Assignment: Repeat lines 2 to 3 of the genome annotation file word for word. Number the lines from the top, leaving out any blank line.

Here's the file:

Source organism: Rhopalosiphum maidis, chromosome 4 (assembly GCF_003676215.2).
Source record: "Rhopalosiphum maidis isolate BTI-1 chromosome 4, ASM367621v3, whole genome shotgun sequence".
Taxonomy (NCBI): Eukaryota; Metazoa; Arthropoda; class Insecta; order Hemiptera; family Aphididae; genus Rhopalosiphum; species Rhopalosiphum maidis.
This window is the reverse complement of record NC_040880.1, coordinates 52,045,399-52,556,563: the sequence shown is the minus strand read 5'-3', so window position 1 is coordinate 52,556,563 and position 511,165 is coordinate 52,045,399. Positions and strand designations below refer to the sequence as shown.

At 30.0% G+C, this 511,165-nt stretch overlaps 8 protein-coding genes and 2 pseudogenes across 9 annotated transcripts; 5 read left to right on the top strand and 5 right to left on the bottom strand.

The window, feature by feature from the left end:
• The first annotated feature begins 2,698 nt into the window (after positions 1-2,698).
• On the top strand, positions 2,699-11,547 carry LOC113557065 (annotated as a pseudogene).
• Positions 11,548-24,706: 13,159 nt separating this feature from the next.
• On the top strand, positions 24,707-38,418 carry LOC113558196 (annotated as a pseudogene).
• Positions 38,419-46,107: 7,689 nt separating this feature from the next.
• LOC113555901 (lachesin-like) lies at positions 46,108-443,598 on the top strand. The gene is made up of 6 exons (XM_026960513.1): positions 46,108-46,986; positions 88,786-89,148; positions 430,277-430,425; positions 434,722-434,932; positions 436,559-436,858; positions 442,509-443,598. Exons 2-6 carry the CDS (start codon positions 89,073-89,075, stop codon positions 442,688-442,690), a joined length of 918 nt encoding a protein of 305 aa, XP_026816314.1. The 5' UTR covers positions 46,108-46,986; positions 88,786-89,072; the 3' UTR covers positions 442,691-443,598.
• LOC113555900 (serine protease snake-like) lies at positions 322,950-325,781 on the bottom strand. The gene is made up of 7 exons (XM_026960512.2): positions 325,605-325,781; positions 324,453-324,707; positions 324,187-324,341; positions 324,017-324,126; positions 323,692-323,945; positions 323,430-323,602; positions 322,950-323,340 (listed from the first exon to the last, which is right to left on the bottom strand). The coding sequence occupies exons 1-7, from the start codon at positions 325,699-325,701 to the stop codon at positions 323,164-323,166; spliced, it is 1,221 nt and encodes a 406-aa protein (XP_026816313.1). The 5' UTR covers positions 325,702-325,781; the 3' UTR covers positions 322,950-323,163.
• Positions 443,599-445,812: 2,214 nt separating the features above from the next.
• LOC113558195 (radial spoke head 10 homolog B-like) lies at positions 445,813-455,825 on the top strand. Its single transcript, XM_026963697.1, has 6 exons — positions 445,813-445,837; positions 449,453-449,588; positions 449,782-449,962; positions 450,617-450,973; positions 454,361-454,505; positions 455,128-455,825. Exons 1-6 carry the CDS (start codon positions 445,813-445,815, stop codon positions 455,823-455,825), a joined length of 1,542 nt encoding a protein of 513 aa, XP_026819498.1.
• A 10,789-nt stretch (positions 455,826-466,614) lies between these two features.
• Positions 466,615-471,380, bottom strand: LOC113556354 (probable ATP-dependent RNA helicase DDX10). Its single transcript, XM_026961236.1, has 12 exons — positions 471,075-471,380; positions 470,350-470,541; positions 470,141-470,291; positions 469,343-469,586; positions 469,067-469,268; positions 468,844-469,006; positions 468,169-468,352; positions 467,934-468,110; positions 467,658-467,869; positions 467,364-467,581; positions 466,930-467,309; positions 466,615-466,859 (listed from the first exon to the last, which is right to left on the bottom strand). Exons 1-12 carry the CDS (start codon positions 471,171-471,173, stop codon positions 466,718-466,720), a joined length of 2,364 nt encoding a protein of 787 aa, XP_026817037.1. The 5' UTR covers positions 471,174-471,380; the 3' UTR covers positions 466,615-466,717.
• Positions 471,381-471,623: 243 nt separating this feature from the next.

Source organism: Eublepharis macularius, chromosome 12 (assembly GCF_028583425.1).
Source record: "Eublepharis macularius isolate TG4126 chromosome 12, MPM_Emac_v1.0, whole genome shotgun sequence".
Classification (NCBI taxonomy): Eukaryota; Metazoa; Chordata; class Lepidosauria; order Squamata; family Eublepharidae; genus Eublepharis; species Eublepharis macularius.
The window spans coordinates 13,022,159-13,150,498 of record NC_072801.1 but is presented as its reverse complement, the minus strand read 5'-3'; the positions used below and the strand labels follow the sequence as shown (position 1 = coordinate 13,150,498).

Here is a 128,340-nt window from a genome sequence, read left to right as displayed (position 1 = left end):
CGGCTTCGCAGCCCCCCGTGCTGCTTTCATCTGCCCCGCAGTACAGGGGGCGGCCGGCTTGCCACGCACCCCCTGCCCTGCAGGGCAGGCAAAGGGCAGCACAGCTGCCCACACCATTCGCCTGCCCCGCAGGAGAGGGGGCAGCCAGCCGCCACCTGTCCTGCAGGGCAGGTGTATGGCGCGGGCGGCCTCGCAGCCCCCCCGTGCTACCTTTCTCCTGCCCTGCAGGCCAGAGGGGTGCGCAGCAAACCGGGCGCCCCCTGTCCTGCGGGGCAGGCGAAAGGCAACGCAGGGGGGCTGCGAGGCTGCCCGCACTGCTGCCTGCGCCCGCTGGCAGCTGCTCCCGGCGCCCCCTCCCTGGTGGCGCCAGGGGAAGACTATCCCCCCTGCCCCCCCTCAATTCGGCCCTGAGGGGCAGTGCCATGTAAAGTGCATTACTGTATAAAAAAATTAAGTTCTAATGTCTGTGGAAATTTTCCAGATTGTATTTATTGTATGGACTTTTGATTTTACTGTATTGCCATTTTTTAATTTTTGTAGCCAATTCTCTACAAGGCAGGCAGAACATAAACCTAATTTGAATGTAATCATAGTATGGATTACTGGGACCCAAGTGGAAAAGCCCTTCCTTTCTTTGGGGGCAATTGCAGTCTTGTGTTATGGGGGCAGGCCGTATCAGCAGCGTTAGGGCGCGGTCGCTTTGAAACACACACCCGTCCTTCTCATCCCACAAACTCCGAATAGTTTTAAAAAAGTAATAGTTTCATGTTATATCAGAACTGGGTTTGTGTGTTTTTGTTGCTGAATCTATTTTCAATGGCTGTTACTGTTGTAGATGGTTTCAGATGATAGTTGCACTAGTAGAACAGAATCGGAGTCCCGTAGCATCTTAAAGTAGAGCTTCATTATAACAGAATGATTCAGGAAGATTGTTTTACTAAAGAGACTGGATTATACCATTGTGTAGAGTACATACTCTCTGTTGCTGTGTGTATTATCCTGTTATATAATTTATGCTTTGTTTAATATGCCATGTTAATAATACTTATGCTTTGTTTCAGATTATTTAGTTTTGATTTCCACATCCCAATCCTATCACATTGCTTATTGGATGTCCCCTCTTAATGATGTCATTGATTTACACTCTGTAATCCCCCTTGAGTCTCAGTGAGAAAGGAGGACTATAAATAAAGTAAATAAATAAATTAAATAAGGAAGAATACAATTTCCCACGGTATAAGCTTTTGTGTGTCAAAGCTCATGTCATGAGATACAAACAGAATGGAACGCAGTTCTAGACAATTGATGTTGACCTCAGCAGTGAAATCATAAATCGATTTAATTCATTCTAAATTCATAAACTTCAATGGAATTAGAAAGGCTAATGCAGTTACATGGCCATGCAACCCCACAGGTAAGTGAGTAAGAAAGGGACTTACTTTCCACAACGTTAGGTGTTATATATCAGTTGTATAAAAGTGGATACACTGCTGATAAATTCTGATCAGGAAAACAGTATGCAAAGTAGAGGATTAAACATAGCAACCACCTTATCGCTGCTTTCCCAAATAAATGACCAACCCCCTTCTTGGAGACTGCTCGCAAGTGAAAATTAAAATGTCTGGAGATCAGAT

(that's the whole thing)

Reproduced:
Source record: "Rhopalosiphum maidis isolate BTI-1 chromosome 4, ASM367621v3, whole genome shotgun sequence".
Taxonomy (NCBI): Eukaryota; Metazoa; Arthropoda; class Insecta; order Hemiptera; family Aphididae; genus Rhopalosiphum; species Rhopalosiphum maidis.